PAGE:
- Low self-esteem.
- Perception of self as having poor social skills; describes relationship with victims as the closest they have ever known.
- Jealous. Has great fear of being abandoned or cheated on.
- Desire to isolate partner.
- Lacks awareness of others' personal boundaries.
- Believe that his forcible behavior is his responsibility and obligation to the good of the family.
- Apparently feels no guilt on an emotional level, even after recognition of abusive episodes.
- Usually male, although not always.
Understanding Why Victims Stay
- Victim fears they will be beaten more severely if they try to leave, abusers often threaten to find and kill or harm the victim and their families.
- Victim depends on the batterer for food, shelter, economic security, immigration status, or other necessities.
- Victims believe they will have no one to talk to, understand or believes in them.
- Victims believe their children need two parents, and do not want to raise them alone.
- The victim wants to keep the family together and live up to a religious commitment to remain with their partner.
- The victim does not believe they can take care of themselves or their children alone.
- Victims want to be loyal to the relationship and stand by their partner.
- The victim believes the abuser's promises to change or get help.
- The abuser has threatened to commit suicide if the victim leaves.
- Victims believe that no one else will want them.
- The victim rationalizes that things could be worse with someone else.
- The victim is ashamed of the situation and believes that others will think negatively of them.
- Victims believe others will think they are low-class or stupid for being involved in an abusive relationship.
- They believe they must be in a relationship to be a complete person.
- They fear deportation.
- They fear being "outed".
- They believe it is their job to make the relationship work.
- They believe they can save the abuser and help them get better.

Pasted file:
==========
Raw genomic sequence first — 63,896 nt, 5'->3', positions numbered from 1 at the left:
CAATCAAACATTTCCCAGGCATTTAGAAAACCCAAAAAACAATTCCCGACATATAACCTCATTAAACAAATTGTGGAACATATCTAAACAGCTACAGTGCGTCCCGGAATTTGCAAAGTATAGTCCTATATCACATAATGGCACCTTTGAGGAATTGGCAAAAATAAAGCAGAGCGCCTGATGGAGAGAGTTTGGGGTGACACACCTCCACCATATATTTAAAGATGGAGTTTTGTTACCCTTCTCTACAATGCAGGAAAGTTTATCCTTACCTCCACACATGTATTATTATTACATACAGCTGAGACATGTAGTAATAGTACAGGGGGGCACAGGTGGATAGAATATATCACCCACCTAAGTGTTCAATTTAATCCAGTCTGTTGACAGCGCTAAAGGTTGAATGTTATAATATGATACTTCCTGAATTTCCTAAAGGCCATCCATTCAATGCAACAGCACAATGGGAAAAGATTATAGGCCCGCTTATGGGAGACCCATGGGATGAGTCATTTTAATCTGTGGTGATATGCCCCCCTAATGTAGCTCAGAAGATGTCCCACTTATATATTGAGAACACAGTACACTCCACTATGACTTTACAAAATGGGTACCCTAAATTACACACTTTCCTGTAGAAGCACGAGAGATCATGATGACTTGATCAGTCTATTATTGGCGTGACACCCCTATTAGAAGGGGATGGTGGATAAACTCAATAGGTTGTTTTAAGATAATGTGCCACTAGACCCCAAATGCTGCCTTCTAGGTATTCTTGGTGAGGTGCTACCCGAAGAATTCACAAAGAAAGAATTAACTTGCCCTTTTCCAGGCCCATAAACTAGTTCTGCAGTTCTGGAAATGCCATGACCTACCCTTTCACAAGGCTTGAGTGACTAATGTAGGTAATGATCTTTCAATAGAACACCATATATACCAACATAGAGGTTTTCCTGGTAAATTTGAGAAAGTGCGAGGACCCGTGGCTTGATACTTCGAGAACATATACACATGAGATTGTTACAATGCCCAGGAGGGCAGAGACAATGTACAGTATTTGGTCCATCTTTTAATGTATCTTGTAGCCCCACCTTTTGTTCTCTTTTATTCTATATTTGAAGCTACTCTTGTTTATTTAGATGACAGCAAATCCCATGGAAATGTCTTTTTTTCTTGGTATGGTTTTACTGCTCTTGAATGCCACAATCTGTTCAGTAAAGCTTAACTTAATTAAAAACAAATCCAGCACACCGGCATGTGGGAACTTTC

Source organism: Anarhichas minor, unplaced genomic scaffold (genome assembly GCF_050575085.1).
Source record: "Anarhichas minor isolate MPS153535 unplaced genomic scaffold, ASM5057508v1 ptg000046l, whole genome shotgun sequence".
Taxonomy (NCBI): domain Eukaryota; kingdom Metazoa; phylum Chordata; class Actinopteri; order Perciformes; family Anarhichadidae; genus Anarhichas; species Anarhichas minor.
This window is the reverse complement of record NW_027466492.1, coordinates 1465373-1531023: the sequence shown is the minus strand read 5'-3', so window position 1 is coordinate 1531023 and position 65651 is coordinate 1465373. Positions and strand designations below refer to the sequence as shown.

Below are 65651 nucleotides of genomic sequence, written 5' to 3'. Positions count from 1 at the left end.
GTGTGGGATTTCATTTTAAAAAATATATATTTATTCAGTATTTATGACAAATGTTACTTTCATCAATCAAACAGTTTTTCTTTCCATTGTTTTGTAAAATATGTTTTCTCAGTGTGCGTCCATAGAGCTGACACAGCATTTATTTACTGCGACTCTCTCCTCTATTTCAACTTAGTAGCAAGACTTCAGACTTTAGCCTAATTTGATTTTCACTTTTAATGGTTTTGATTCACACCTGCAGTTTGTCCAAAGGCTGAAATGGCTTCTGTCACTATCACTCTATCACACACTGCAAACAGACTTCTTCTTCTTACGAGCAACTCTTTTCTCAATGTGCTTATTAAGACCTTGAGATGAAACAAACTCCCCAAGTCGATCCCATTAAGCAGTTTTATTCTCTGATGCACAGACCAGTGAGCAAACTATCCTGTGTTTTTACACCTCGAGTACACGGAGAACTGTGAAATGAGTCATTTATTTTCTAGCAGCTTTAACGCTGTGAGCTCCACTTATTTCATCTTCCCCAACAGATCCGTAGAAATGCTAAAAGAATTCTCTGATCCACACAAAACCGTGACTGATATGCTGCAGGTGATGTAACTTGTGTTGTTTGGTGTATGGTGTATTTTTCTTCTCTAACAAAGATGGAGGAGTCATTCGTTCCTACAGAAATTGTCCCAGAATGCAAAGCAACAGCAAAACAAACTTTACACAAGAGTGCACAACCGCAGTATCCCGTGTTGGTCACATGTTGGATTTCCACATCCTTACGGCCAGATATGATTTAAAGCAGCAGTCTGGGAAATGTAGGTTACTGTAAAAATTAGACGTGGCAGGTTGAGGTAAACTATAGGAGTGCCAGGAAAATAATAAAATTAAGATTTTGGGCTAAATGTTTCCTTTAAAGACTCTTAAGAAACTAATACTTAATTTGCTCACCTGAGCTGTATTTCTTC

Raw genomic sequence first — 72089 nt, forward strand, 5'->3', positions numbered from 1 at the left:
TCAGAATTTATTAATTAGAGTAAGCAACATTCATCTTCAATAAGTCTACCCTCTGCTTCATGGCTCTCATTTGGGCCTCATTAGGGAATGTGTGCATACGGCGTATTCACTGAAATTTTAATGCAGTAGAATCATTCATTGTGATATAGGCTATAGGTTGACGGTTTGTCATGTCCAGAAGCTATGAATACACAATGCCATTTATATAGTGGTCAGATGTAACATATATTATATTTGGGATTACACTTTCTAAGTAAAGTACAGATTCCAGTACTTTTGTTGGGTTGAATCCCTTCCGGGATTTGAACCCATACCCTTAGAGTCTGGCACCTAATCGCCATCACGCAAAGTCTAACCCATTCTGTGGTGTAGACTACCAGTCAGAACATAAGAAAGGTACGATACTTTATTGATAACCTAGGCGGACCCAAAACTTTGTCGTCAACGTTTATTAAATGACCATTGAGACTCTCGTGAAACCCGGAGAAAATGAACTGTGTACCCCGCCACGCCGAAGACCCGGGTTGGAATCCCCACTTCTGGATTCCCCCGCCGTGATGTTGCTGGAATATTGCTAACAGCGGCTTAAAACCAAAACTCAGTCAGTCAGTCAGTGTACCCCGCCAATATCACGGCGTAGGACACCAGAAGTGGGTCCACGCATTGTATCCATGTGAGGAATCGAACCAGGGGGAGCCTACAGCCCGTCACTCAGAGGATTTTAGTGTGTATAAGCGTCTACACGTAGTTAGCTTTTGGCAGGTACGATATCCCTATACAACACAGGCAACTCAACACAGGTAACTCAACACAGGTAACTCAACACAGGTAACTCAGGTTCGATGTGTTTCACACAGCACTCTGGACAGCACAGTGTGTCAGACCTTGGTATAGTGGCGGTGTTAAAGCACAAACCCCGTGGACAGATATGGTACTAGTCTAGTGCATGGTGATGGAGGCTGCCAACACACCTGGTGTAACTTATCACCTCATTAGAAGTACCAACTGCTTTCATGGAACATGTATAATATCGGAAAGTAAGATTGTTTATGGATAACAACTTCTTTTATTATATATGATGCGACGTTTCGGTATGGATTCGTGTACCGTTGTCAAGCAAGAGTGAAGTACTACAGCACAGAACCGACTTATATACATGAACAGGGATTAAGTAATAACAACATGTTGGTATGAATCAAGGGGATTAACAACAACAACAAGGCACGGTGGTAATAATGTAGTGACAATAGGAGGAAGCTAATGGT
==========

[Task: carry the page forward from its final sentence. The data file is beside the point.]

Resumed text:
Victims often leave their abusers an average of five to seven times before they are able to leave permanently. The victim is in greater danger when they decide to leave. Only the victim can decide what is best for them and their children. It is important to recognize that they are the experts in their relationship, not an outsider. Never tell a victim "Just leave him/her". The victim must develop a safety plan. They will know when it will be the best time to leave.
The Effects of Domestic Violence on Children
Children who live in homes where abuse occurs are also the victims of the violence. They may be injured by an act of violence, they feel helpless, blame themselves for not preventing the violence, or for causing it, and also may be abused or neglected.
The children experience high levels of anxiety, experience symptoms of Post Traumatic Stress Disorder, and experience difficulties in school. Children living in violent homes are more likely to be truant, act out and behave violently. Violence is a learned behavior.
- Self mutilation
- Head aches
- Tummy Aches
- Low self-esteem
- Delayed emotional development
- Lack of Bonding
- Feelings of Guilt
Teen Relationship Abuse
It is estimated that abuse is involved in 28% of teen dating relationships. Teen Relationship Abuse and Adult Domestic Violence have some of the same characteristics. They both are based in an increase in controlling behaviors, the abuser uses power and control to keep them in the relationship, the abuse becomes more severe when the victim tries to end the relationship, and both follow the Cycle of Violence.
There are also some unique characteristics of Teen Relationship Abuse:
- Teens naturally isolate themselves from adults and may believe that spending all your time with your partner is what you do when you are in love.
- Teens lack experience with intimate relationships; and may not have information about what makes a relationship healthy. Further, they may have witnessed violence between their parents.
- Teens may believe jealousy and control are signs of love.
- Physical violence happens as often, if not more often than in adult relationships. The physical violence sometimes turns into "mutual combat" situations.
- Teens are reluctant to seek help because they do not want to put their newly acquired independence at risk.